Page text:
Here researchers argue that naked mole rats evolved a resilience to age-related degeneration in the brain by greatly extending the period over which the brain is developing. Processes that have diminished by adulthood in other mammals instead continue apace in naked mole rats. The argument ties in nicely with other aspects of the biochemistry of this species wherein it looks very much as though oxygen-poor underground environments were the evolutionary driver for changes that incidentally also happen to produce extended longevity with little degeneration until close to the end of life.

Protracted brain development in a rodent model of extreme longevity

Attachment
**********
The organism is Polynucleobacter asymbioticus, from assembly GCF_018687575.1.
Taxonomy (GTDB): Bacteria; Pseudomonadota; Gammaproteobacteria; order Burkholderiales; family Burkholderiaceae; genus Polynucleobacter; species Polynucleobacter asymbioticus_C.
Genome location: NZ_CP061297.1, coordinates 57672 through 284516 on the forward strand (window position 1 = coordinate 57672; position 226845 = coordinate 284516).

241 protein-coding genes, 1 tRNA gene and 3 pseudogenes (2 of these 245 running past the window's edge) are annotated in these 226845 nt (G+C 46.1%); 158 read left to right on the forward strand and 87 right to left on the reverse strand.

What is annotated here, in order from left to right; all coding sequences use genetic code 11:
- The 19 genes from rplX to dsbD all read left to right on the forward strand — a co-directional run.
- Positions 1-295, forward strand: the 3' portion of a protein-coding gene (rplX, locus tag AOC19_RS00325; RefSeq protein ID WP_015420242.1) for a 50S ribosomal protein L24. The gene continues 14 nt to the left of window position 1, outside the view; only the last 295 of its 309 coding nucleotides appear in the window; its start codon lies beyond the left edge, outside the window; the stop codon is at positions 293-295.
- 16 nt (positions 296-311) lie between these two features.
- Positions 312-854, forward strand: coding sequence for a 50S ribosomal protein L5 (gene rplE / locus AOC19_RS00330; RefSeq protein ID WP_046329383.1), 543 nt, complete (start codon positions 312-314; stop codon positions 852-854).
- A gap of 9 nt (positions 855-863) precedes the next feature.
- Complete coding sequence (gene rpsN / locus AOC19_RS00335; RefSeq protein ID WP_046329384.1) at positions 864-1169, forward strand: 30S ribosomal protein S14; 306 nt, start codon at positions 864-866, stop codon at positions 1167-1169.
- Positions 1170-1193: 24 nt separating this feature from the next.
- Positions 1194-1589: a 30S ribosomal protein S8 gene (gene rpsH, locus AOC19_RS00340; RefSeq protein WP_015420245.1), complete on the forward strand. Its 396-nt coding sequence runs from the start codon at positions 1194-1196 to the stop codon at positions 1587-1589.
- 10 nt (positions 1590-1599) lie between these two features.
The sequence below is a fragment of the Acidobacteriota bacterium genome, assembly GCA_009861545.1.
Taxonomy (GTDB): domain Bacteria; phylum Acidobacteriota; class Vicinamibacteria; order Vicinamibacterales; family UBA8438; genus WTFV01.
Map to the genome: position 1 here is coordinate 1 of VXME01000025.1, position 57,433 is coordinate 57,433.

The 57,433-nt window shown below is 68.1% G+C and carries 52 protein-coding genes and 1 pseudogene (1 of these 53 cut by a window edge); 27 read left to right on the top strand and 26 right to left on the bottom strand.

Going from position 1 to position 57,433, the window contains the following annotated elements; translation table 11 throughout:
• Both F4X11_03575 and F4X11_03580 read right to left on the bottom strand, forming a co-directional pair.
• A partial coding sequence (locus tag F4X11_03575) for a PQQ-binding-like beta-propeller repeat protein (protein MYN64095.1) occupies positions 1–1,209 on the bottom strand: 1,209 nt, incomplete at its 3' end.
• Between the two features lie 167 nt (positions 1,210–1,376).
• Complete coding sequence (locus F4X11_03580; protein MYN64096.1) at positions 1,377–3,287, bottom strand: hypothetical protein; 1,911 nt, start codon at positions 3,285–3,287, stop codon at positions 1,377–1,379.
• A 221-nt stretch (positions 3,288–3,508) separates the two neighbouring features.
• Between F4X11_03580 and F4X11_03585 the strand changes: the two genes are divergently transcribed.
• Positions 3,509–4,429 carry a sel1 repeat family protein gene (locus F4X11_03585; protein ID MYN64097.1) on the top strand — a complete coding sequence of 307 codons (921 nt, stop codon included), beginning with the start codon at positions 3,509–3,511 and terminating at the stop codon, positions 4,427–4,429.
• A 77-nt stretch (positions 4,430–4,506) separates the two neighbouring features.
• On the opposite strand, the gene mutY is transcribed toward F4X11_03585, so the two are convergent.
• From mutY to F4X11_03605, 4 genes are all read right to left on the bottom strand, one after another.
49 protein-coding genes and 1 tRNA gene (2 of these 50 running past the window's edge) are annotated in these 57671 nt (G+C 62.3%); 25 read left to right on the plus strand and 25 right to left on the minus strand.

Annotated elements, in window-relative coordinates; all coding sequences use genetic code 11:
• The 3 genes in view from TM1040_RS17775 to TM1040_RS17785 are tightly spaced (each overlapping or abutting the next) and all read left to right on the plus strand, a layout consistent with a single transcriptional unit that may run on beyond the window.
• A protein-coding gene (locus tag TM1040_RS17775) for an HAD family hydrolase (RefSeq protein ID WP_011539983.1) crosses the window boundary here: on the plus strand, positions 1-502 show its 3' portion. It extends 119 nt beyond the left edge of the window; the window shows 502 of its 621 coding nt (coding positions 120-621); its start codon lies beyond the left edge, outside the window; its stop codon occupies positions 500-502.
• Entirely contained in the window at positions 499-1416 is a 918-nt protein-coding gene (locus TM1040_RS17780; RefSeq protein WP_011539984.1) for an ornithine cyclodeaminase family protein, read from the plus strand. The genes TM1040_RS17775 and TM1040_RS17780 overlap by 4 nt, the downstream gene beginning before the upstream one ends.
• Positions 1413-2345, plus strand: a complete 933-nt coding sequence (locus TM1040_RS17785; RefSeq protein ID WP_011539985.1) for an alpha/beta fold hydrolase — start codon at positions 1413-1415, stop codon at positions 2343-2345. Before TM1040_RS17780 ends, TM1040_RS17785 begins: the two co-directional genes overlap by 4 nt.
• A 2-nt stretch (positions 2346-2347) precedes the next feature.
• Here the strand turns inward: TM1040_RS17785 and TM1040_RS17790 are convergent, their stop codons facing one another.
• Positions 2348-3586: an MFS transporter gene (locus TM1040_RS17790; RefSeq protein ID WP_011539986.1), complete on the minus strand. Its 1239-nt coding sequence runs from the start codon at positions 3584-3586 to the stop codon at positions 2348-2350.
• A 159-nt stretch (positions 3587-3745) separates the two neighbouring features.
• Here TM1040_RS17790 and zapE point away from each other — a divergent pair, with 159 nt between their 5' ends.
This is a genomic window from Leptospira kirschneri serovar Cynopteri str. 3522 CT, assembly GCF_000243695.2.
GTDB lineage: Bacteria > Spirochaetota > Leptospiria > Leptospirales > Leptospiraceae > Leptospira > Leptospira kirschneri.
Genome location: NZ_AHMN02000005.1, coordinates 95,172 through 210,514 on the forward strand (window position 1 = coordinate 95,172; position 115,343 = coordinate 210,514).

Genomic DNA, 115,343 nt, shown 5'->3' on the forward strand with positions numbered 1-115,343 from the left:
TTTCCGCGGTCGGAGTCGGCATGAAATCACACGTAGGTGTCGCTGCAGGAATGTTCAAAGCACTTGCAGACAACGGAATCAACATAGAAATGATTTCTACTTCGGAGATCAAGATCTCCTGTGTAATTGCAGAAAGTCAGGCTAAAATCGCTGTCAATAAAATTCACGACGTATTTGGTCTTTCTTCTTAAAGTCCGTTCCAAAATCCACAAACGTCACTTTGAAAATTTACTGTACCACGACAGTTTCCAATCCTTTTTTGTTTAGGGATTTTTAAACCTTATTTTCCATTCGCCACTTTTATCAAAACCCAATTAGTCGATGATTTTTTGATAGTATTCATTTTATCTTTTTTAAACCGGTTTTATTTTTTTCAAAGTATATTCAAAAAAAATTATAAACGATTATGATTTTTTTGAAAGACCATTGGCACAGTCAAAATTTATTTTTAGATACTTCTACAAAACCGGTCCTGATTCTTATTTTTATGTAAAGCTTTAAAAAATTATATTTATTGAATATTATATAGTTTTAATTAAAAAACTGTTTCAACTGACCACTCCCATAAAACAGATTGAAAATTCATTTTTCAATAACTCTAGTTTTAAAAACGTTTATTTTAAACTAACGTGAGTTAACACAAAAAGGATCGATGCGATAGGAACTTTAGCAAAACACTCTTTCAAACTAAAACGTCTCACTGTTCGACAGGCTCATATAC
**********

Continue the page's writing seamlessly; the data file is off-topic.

In this study, we show that brain maturation, as indicated by molecular, morphological, and electrophysiological features, is extremely protracted in naked mole-rats. Embryonic and early postnatal (pre-weaning) neurogenesis apparently provides adequate neuronal populations for life-long brain function in naked mole-rats, since cell proliferation rates as measured by marker 5-ethynyl-2'-deoxyuridine (EdU) incorporation at postnatal dates, are not higher than in mice. This is also supported by the finding that markers of apoptosis are not elevated in the postnatal naked mole rat brain. Instead, we observed a prolonged retention of "immature" neuronal features including expression of PSA-NCAM, providing scaffolding for neurite outgrowth, delayed morphogenic maturation of hippocampal neurons, and incomplete synapse patterning as naked mole rats age. Therefore, we propose that while developmental neurogenesis provides adequate neuronal populations for adult brain functions, postnatal maturation of those neurons is greatly extended to provide much needed cellular dynamics to prevent structural damage and cell senescence in a low oxygen environment.